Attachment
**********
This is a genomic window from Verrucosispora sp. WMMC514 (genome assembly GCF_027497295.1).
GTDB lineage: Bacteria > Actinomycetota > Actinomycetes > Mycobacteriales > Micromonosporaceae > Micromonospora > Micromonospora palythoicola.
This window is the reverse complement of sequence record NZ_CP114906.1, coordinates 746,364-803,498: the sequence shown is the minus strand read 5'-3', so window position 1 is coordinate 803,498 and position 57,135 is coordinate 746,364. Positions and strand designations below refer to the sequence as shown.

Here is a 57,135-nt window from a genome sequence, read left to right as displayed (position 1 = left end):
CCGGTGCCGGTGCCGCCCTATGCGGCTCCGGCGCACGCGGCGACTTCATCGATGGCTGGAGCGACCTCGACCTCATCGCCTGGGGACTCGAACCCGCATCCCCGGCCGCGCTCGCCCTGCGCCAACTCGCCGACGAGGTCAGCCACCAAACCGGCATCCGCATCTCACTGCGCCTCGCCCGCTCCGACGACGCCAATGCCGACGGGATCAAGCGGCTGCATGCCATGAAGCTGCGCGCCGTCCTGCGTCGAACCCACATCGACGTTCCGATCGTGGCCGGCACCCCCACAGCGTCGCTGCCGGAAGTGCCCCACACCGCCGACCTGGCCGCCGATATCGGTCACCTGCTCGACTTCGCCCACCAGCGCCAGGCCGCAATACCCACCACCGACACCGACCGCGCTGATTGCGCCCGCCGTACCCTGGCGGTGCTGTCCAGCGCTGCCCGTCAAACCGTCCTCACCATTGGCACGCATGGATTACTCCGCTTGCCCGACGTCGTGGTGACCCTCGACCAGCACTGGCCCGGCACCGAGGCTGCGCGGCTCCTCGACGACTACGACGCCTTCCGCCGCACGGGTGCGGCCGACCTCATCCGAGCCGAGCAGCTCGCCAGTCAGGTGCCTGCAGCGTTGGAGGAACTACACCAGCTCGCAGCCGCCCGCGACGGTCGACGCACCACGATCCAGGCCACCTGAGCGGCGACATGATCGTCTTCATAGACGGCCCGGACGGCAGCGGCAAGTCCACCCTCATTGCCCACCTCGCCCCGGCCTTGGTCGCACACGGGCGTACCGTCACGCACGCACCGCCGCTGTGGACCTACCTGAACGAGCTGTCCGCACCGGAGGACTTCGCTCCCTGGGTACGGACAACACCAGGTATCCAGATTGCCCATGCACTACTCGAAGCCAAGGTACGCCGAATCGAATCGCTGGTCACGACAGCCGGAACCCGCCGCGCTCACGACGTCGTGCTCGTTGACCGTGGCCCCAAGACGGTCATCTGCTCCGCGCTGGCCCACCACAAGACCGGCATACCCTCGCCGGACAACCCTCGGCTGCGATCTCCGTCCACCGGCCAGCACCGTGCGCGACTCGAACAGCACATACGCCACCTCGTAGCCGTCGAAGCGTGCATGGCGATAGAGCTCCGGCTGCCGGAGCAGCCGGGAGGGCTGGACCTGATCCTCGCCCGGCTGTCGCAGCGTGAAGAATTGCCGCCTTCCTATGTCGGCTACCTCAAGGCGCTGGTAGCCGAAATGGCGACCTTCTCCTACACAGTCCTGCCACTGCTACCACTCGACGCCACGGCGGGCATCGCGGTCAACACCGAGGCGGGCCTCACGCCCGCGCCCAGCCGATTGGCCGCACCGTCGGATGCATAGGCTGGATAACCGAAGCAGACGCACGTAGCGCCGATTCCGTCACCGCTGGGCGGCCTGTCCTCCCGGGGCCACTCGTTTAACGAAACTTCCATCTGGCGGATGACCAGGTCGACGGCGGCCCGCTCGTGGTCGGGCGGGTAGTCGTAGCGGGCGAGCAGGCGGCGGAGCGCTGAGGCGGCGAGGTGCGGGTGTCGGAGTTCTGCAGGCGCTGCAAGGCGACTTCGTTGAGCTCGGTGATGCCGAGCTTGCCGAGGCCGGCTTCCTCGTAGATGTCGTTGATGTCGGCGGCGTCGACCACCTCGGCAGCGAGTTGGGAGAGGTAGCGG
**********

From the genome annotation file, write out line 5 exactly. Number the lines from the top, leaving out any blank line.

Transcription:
CCGGTGCCGGTGCCGCCCTATGCGGCTCCGGCGCACGCGGCGACTTCATCGATGGCTGGAGCGACCTCGACCTCATCGCCTGGGGACTCGAACCCGCATCCCCGGCCGCGCTCGCCCTGCGCCAACTCGCCGACGAGGTCAGCCACCAAACCGGCATCCGCATCTCACTGCGCCTCGCCCGCTCCGACGACGCCAATGCCGACGGGATCAAGCGGCTGCATGCCATGAAGCTGCGCGCCGTCCTGCGTCGAACCCACATCGACGTTCCGATCGTGGCCGGCACCCCCACAGCGTCGCTGCCGGAAGTGCCCCACACCGCCGACCTGGCCGCCGATATCGGTCACCTGCTCGACTTCGCCCACCAGCGCCAGGCCGCAATACCCACCACCGACACCGACCGCGCTGATTGCGCCCGCCGTACCCTGGCGGTGCTGTCCAGCGCTGCCCGTCAAACCGTCCTCACCATTGGCACGCATGGATTACTCCGCTTGCCCGACGTCGTGGTGACCCTCGACCAGCACTGGCCCGGCACCGAGGCTGCGCGGCTCCTCGACGACTACGACGCCTTCCGCCGCACGGGTGCGGCCGACCTCATCCGAGCCGAGCAGCTCGCCAGTCAGGTGCCTGCAGCGTTGGAGGAACTACACCAGCTCGCAGCCGCCCGCGACGGTCGACGCACCACGATCCAGGCCACCTGAGCGGCGACATGATCGTCTTCATAGACGGCCCGGACGGCAGCGGCAAGTCCACCCTCATTGCCCACCTCGCCCCGGCCTTGGTCGCACACGGGCGTACCGTCACGCACGCACCGCCGCTGTGGACCTACCTGAACGAGCTGTCCGCACCGGAGGACTTCGCTCCCTGGGTACGGACAACACCAGGTATCCAGATTGCCCATGCACTACTCGAAGCCAAGGTACGCCGAATCGAATCGCTGGTCACGACAGCCGGAACCCGCCGCGCTCACGACGTCGTGCTCGTTGACCGTGGCCCCAAGACGGTCATCTGCTCCGCGCTGGCCCACCACAAGACCGGCATACCCTCGCCGGACAACCCTCGGCTGCGATCTCCGTCCACCGGCCAGCACCGTGCGCGACTCGAACAGCACATACGCCACCTCGTAGCCGTCGAAGCGTGCATGGCGATAGAGCTCCGGCTGCCGGAGCAGCCGGGAGGGCTGGACCTGATCCTCGCCCGGCTGTCGCAGCGTGAAGAATTGCCGCCTTCCTATGTCGGCTACCTCAAGGCGCTGGTAGCCGAAATGGCGACCTTCTCCTACACAGTCCTGCCACTGCTACCACTCGACGCCACGGCGGGCATCGCGGTCAACACCGAGGCGGGCCTCACGCCCGCGCCCAGCCGATTGGCCGCACCGTCGGATGCATAGGCTGGATAACCGAAGCAGACGCACGTAGCGCCGATTCCGTCACCGCTGGGCGGCCTGTCCTCCCGGGGCCACTCGTTTAACGAAACTTCCATCTGGCGGATGACCAGGTCGACGGCGGCCCGCTCGTGGTCGGGCGGGTAGTCGTAGCGGGCGAGCAGGCGGCGGAGCGCTGAGGCGGCGAGGTGCGGGTGTCGGAGTTCTGCAGGCGCTGCAAGGCGACTTCGTTGAGCTCGGTGATGCCGAGCTTGCCGAGGCCGGCTTCCTCGTAGATGTCGTTGATGTCGGCGGCGTCGACCACCTCGGCAGCGAGTTGGGAGAGGTAGCGG